Not safe enough

News reports filled the airwaves Monday of a series of nine drownings in Ontario over a nine-day period.
During fishing tournaments in Northwestern Ontario, all tournaments demand that fishermen wear life vests when under power of the main motor. It is a safety requirement. And yet many anglers and boaters reject wearing life jackets when they are on the water.
Drownings are the third leading cause of accidental death in Canada, and is the highest risk category for men ages 18 to 34. Over 400 people drown in Canada each year and 60 percent of those deaths occur in summer time.
In Canada, the laws require that a personal life vest must be on board for each person in the boat. In most cases, those vests are stored away in boat compartments and are inaccessible in an emergency.
Most parents with young children insist that their youngsters wear a life jacket in the boat for protection, yet choose to disregard their own advice because they are older.
Even those anglers fishing the tournaments are suspect when the tournaments are not on, and in many cases choose not to wear a safety vest when fishing. And during tournament angling days, most jackets can be seen on the seats when the fishermen are fishing.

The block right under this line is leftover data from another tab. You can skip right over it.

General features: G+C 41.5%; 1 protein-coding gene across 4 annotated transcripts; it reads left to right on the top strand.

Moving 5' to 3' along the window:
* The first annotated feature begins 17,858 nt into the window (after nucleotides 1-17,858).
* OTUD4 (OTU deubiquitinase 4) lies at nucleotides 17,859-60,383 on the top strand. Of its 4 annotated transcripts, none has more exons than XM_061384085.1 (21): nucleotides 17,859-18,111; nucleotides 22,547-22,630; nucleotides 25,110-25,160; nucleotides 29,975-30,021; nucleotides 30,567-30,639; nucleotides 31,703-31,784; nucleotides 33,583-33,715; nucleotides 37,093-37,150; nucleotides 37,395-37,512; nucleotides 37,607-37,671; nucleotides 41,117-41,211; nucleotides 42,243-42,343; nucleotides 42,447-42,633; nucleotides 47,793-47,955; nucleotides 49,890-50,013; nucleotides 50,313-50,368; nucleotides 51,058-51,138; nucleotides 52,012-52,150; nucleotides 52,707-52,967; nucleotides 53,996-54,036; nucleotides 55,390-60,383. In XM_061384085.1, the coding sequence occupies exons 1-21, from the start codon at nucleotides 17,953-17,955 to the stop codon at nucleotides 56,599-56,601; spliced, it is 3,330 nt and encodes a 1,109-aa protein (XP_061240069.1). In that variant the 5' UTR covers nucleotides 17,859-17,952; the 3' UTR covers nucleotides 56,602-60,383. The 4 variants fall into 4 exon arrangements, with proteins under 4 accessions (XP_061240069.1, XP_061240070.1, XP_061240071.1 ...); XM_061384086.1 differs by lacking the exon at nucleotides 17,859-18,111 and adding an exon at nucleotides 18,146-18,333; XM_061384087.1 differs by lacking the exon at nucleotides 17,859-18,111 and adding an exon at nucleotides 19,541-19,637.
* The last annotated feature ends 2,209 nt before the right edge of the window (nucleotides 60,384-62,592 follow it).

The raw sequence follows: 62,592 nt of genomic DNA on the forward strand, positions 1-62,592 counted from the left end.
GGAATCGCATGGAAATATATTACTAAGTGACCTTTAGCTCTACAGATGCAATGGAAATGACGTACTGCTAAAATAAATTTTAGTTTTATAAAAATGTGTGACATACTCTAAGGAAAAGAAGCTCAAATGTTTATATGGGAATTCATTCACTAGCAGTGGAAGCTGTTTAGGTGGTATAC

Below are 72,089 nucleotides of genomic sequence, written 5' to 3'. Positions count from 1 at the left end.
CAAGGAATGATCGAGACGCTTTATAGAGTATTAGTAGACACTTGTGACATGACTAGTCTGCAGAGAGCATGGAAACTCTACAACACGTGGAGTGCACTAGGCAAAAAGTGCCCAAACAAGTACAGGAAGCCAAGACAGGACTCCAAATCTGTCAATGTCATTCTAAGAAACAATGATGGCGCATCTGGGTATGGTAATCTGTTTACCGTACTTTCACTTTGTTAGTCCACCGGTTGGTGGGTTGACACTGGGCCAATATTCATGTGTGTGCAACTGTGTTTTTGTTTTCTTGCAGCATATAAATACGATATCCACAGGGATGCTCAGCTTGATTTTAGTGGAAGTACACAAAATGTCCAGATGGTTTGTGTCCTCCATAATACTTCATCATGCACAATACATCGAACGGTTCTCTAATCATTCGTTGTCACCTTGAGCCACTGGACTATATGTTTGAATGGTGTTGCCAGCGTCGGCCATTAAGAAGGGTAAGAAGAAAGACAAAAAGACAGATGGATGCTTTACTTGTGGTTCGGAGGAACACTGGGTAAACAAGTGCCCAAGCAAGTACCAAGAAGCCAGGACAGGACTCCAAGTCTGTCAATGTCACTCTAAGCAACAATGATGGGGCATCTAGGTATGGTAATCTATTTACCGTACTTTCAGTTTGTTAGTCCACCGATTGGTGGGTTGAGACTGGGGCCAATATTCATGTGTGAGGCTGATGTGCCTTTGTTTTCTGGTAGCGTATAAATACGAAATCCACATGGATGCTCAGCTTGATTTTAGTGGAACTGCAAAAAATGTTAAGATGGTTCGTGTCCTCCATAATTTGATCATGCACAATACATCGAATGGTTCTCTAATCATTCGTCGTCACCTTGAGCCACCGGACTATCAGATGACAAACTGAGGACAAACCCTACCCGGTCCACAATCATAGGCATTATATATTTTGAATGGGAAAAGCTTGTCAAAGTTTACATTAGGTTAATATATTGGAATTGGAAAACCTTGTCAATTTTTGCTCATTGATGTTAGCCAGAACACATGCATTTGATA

It is a startling statistic that more anglers drown than swimmers and more fishermen die than power boaters, canoeists, scuba divers, sailors and kayakers combined.
The new personal flotation devices, which inflate on contact with water, do not have the bulkiness of traditional life jackets, and do not impede anglers or boaters. They do eliminate one of the arguments for not wearing a person flotation device.
A study conducted in 2008 by the Canadian Lifesaving Society found that 90 percent of drowning victims were not wearing life jackets.
While Transport Canada has mandated that beginning on Sept. 15 of this year, that every person operating a pleasure watercraft must have a license, they have neglected to mandate that every person on board such a craft must wear a life jacket.
Such a law would save more lives in Canada.